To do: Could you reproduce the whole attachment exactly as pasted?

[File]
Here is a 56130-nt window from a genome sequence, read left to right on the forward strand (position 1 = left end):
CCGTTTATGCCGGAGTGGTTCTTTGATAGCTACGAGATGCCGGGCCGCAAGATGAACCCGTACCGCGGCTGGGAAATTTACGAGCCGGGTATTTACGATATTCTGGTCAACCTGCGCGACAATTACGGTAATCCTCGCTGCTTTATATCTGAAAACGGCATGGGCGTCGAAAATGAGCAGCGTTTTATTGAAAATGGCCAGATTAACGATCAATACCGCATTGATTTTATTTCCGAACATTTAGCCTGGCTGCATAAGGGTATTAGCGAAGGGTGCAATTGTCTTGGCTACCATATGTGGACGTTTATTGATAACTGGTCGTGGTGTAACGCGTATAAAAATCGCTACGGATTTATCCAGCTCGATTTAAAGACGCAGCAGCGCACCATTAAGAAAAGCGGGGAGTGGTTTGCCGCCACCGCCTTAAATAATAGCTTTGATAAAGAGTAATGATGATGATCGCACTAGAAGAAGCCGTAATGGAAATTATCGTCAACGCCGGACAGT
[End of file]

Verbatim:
Here is a 56130-nt window from a genome sequence, read left to right on the forward strand (position 1 = left end):
CCGTTTATGCCGGAGTGGTTCTTTGATAGCTACGAGATGCCGGGCCGCAAGATGAACCCGTACCGCGGCTGGGAAATTTACGAGCCGGGTATTTACGATATTCTGGTCAACCTGCGCGACAATTACGGTAATCCTCGCTGCTTTATATCTGAAAACGGCATGGGCGTCGAAAATGAGCAGCGTTTTATTGAAAATGGCCAGATTAACGATCAATACCGCATTGATTTTATTTCCGAACATTTAGCCTGGCTGCATAAGGGTATTAGCGAAGGGTGCAATTGTCTTGGCTACCATATGTGGACGTTTATTGATAACTGGTCGTGGTGTAACGCGTATAAAAATCGCTACGGATTTATCCAGCTCGATTTAAAGACGCAGCAGCGCACCATTAAGAAAAGCGGGGAGTGGTTTGCCGCCACCGCCTTAAATAATAGCTTTGATAAAGAGTAATGATGATGATCGCACTAGAAGAAGCCGTAATGGAAATTATCGTCAACGCCGGACAGT